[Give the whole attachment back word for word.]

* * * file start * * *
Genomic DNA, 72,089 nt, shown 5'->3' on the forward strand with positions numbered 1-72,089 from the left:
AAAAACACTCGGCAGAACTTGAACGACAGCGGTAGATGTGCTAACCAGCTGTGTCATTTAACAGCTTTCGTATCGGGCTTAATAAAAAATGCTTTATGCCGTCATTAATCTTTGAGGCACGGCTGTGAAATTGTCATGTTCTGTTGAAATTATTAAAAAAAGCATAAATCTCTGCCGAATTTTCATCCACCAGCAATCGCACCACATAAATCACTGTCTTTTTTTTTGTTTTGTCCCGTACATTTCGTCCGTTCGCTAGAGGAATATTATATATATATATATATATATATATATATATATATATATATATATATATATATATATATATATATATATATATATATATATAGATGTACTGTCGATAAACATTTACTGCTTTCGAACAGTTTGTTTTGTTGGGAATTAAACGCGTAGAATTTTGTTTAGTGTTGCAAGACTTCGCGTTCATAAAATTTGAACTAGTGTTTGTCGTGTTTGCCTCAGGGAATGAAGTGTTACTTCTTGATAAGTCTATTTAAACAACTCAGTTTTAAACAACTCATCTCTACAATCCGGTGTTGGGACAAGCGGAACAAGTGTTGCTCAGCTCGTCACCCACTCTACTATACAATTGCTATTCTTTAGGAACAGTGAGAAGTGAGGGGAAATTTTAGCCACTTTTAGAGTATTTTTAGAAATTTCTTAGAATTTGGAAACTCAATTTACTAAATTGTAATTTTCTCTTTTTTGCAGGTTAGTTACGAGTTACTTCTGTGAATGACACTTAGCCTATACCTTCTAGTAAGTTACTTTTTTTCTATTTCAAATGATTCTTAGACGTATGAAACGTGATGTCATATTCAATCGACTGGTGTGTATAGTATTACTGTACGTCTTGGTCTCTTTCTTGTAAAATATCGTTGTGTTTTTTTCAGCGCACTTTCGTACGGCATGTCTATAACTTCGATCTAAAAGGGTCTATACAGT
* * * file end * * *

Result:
Genomic DNA, 72,089 nt, shown 5'->3' on the forward strand with positions numbered 1-72,089 from the left:
AAAAACACTCGGCAGAACTTGAACGACAGCGGTAGATGTGCTAACCAGCTGTGTCATTTAACAGCTTTCGTATCGGGCTTAATAAAAAATGCTTTATGCCGTCATTAATCTTTGAGGCACGGCTGTGAAATTGTCATGTTCTGTTGAAATTATTAAAAAAAGCATAAATCTCTGCCGAATTTTCATCCACCAGCAATCGCACCACATAAATCACTGTCTTTTTTTTTGTTTTGTCCCGTACATTTCGTCCGTTCGCTAGAGGAATATTATATATATATATATATATATATATATATATATATATATATATATATATATATATATATATATATATATATATATATATATAGATGTACTGTCGATAAACATTTACTGCTTTCGAACAGTTTGTTTTGTTGGGAATTAAACGCGTAGAATTTTGTTTAGTGTTGCAAGACTTCGCGTTCATAAAATTTGAACTAGTGTTTGTCGTGTTTGCCTCAGGGAATGAAGTGTTACTTCTTGATAAGTCTATTTAAACAACTCAGTTTTAAACAACTCATCTCTACAATCCGGTGTTGGGACAAGCGGAACAAGTGTTGCTCAGCTCGTCACCCACTCTACTATACAATTGCTATTCTTTAGGAACAGTGAGAAGTGAGGGGAAATTTTAGCCACTTTTAGAGTATTTTTAGAAATTTCTTAGAATTTGGAAACTCAATTTACTAAATTGTAATTTTCTCTTTTTTGCAGGTTAGTTACGAGTTACTTCTGTGAATGACACTTAGCCTATACCTTCTAGTAAGTTACTTTTTTTCTATTTCAAATGATTCTTAGACGTATGAAACGTGATGTCATATTCAATCGACTGGTGTGTATAGTATTACTGTACGTCTTGGTCTCTTTCTTGTAAAATATCGTTGTGTTTTTTTCAGCGCACTTTCGTACGGCATGTCTATAACTTCGATCTAAAAGGGTCTATACAGT